Lane Finley’s comment on John’s post, A Model T Offshore Voyaging Boat, got me thinking. I agree that some of the reasons women are reluctant to go cruising are those that Lane posits: seasickness, loneliness, inconvenience, discomfort…not to mention separation from children/grandchildren…But I’m wondering if there isn’t more to the issue than that. And, as I really don’t feel I can speak for anyone other than myself, I’m going to talk about my own struggles and hope that they will speak to those of other women too.
I came to sailing in my mid-30s when I met John, a long-time sailor and voyager: he knew (almost!) everything about cruising, I knew nothing; I had to give up everything from my familiar lifestyle, including career, to take on John’s lifestyle; I removed myself from the support of friends and family to venture out on a long thin limb (and connections do get more tenuous when you’re so far apart and doing something that’s so foreign to them); and, as I’m sure is true for a number of other women, I jumped into the deep end of cruising instead of starting in the wading pool.
Giving up everything familiar and taking on this challenging lifestyle had major ramifications: it affected my self-esteem, my sense of myself as an independent and competent person, and produced feelings of insecurity (what if something happens to John? I gave up my support network and my ability to support myself to go out voyaging with him). Together with John, I’ve worked through a lot of these feelings over the last 15 years, but it hasn’t always been easy.
That is one big part of it. Another is that sailing just doesn’t come naturally to me. Because I didn’t sail as a kid and because I wasn’t even an athlete when I was a kid (I was a piano bench potato!), it really really doesn’t come naturally to me. So I am constantly in a situation where I feel bad because I don’t have a drive to do this activity we are involved in (I dislike outboards; I refuse to dock the boat, which would be like parallel parking a semi before ever driving a car; I really really don’t like going to windward…). To constantly be faced with this “flaw” in my character doesn’t make me feel good about myself. And I realize that my ambivalence is hard on John, who loves to sail, which makes me feel even worse about it.
Another thing is that I battle with anxiety and, I must admit, there are times when I wonder how long I will be able to continue to live a lifestyle that contributes in so many ways to this anxiety: the rough motion of going to windward, the noise and motion of the boat at anchor or at a dock in anything above 20 knots of breeze (I don’t sleep when it’s noisy and noise raises my anxiety level), the potential of heavy weather offshore, the potential of something happening to John when we’re way out there…the list goes on.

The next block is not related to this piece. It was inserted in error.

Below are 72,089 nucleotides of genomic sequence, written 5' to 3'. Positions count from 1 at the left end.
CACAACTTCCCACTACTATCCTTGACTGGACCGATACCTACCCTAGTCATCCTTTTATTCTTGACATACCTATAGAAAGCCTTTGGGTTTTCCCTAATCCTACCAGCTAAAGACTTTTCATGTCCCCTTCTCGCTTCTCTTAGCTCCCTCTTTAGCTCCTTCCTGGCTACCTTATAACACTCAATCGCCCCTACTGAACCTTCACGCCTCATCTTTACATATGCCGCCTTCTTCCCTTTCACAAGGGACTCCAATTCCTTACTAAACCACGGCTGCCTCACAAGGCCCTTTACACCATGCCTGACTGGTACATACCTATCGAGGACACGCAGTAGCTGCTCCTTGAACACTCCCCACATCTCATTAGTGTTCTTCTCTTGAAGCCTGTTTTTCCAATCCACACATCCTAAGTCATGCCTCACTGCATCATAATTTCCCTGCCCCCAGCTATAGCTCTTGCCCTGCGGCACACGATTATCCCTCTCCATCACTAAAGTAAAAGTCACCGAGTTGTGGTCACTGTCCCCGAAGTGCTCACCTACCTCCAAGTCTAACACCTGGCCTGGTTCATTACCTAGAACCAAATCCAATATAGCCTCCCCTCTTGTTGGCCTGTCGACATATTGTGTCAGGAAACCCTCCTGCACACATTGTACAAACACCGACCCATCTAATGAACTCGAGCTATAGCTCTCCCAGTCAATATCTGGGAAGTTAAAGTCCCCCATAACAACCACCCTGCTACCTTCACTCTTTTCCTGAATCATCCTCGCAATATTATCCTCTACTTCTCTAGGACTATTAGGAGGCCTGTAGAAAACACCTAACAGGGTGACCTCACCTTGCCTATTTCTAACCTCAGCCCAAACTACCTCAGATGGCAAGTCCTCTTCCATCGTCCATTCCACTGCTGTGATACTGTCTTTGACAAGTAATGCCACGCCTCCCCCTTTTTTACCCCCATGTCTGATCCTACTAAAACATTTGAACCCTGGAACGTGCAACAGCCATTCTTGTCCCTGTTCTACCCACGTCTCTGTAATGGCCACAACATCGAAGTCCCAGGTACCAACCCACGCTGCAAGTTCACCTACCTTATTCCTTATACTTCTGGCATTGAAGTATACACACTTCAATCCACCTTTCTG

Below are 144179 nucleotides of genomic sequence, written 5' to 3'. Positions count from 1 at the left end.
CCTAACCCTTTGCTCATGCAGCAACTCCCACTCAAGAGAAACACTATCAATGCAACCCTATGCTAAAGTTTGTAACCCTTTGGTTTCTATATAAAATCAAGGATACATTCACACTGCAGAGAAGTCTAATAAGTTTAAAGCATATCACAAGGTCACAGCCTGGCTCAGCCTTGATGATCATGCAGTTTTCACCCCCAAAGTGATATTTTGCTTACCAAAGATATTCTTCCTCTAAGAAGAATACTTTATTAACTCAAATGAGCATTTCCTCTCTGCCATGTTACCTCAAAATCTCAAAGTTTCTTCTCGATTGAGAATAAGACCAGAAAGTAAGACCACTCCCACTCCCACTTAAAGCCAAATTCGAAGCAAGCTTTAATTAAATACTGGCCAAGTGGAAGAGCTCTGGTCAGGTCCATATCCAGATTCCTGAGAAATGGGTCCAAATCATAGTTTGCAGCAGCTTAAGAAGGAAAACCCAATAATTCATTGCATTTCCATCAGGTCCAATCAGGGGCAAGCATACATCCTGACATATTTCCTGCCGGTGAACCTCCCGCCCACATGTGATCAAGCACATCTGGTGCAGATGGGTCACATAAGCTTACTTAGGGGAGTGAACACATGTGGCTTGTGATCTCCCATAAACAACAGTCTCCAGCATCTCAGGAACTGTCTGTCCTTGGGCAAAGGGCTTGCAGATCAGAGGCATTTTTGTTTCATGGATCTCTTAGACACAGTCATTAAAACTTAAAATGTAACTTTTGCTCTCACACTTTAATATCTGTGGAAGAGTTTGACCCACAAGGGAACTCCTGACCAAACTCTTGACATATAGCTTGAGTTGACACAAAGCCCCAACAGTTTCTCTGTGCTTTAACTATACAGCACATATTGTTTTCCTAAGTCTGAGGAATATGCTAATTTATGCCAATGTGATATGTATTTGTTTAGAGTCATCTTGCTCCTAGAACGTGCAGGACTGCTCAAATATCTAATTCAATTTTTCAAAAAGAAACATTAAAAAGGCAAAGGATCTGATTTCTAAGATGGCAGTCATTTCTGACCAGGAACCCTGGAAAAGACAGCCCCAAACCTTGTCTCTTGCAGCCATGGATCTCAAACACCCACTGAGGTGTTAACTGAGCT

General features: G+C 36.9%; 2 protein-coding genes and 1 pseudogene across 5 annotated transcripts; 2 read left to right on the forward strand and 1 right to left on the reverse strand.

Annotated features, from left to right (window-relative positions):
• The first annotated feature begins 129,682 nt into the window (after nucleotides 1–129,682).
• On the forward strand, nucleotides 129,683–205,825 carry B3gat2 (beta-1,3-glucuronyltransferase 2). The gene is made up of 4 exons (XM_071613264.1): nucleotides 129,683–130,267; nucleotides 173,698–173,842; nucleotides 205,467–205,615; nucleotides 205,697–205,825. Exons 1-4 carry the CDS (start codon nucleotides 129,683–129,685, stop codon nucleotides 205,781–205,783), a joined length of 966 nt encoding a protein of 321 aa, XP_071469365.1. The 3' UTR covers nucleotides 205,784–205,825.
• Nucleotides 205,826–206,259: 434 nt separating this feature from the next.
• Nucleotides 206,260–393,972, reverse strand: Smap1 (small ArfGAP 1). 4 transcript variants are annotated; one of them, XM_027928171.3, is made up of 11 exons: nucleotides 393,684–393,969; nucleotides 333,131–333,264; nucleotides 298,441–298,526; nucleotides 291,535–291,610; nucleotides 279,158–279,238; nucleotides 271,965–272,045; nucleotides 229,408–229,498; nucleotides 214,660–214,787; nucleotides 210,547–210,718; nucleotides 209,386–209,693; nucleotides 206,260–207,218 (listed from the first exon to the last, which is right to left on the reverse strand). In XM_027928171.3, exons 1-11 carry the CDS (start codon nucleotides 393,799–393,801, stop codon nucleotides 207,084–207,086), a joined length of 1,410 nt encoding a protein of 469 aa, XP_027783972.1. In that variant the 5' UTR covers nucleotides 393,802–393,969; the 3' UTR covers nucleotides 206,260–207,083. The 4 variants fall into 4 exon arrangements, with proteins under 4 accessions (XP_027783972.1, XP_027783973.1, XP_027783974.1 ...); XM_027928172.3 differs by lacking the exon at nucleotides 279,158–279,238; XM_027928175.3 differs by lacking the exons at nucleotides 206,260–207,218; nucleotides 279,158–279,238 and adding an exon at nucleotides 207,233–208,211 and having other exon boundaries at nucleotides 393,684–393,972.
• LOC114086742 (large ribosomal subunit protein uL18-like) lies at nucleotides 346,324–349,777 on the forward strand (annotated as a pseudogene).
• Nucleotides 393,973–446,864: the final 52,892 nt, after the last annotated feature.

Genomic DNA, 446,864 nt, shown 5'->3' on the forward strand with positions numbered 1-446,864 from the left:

And, back to what Lane alluded to, how long before the urge to settle down somewhere where I can do things that I want to do but are hard to do when voyaging (like take regular yoga classes, join a reading group, take music lessons, or join a choir…) and where I can build a support network in case something happens to John, reaches critical mass?
It’s Also Great
And yet, on the other hand, I love living on Morgan’s Cloud; I can’t imagine sending John off on his own without me for passages and just arriving on the other end on a plane—I’d worry and miss him and be miserable, not to mention that it would feel like cheating!; I do like arriving at a new place to explore with new people to meet; and we have this wonderful moveable feast of friends just about anywhere we choose to go.
So, for now and for me, the positives outweigh the negatives. But I can see how one day that might change, and then John and I will be faced with the issue of how to deal with wanting radically different lifestyles (unless he decides to join the choir too!). And that’s a real hard one to deal with.
Well, I’ve gotten naked, anyone else out there want to too? Especially other women…I’d love to hear from you. Please leave a comment.